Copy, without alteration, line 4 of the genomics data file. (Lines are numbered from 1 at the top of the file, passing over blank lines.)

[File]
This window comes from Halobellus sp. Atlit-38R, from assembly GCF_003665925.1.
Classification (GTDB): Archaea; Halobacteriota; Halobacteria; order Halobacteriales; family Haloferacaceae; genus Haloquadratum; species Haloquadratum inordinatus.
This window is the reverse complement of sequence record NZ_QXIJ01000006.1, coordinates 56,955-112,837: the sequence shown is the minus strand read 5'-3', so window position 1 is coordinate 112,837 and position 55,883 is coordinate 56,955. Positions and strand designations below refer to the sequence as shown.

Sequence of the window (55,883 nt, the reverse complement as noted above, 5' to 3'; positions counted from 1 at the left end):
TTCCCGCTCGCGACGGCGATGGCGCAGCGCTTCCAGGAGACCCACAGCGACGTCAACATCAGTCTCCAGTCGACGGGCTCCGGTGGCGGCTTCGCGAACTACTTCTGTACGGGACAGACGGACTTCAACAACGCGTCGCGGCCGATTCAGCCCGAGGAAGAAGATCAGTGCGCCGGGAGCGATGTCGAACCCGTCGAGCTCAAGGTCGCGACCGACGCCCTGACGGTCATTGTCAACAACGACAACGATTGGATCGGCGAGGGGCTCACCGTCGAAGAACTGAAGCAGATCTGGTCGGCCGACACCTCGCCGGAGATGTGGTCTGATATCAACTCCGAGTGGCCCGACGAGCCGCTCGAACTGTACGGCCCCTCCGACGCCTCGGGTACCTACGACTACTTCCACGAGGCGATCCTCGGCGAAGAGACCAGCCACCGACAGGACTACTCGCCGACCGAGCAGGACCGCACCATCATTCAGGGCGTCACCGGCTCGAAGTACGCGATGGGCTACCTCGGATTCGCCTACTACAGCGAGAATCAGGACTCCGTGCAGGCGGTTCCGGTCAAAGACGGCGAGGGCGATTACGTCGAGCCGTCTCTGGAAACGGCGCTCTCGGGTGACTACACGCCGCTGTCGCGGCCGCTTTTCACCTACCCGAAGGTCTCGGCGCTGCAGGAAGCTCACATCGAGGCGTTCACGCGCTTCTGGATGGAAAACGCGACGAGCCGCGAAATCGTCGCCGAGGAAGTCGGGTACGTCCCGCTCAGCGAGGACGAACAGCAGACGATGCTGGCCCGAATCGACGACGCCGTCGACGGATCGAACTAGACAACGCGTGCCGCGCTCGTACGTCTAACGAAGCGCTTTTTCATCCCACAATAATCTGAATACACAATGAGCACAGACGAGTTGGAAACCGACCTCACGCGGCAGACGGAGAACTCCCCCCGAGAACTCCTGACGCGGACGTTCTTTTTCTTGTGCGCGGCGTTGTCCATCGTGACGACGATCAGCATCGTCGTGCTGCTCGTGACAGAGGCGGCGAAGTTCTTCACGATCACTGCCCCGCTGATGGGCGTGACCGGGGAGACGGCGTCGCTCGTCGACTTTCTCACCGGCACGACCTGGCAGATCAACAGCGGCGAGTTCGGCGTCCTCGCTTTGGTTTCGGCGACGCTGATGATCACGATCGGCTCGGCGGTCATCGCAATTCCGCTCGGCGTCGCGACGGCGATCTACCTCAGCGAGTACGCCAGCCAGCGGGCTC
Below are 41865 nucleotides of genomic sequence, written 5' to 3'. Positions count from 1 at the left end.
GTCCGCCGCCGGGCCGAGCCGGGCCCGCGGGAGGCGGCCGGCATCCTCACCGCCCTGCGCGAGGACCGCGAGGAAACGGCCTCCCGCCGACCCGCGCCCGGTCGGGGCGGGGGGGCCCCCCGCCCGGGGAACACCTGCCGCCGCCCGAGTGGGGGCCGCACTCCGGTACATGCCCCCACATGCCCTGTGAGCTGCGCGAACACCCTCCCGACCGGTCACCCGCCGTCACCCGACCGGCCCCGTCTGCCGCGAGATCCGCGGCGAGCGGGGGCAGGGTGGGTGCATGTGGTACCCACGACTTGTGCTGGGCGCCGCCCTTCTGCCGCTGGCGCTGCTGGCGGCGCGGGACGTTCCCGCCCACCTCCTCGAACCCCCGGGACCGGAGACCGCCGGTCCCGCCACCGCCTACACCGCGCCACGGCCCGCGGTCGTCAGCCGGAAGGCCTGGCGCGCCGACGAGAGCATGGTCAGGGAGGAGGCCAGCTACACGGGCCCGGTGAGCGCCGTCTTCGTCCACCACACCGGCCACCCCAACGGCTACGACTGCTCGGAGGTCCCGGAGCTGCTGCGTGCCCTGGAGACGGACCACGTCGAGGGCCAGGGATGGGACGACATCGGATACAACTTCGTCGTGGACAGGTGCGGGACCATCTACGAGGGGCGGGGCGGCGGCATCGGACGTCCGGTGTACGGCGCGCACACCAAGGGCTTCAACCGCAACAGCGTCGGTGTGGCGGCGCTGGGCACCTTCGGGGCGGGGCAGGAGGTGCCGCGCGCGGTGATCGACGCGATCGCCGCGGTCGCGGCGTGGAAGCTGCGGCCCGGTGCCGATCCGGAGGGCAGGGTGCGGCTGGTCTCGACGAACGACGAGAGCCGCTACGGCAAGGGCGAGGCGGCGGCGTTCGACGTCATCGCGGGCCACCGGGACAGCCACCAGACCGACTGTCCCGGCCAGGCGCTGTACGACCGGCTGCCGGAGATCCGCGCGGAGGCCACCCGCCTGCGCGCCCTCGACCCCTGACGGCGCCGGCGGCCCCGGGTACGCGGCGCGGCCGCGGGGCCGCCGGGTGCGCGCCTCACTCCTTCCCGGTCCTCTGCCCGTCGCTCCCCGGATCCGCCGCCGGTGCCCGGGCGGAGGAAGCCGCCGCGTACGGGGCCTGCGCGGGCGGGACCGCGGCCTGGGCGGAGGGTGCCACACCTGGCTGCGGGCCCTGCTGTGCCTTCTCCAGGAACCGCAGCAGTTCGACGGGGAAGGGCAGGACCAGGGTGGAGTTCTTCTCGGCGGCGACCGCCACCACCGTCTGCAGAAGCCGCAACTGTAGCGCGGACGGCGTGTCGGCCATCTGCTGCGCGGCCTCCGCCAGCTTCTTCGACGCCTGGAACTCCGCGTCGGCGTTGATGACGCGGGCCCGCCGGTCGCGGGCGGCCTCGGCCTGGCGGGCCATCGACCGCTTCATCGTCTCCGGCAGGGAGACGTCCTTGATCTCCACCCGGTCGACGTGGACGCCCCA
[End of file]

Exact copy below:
Sequence of the window (55,883 nt, the reverse complement as noted above, 5' to 3'; positions counted from 1 at the left end):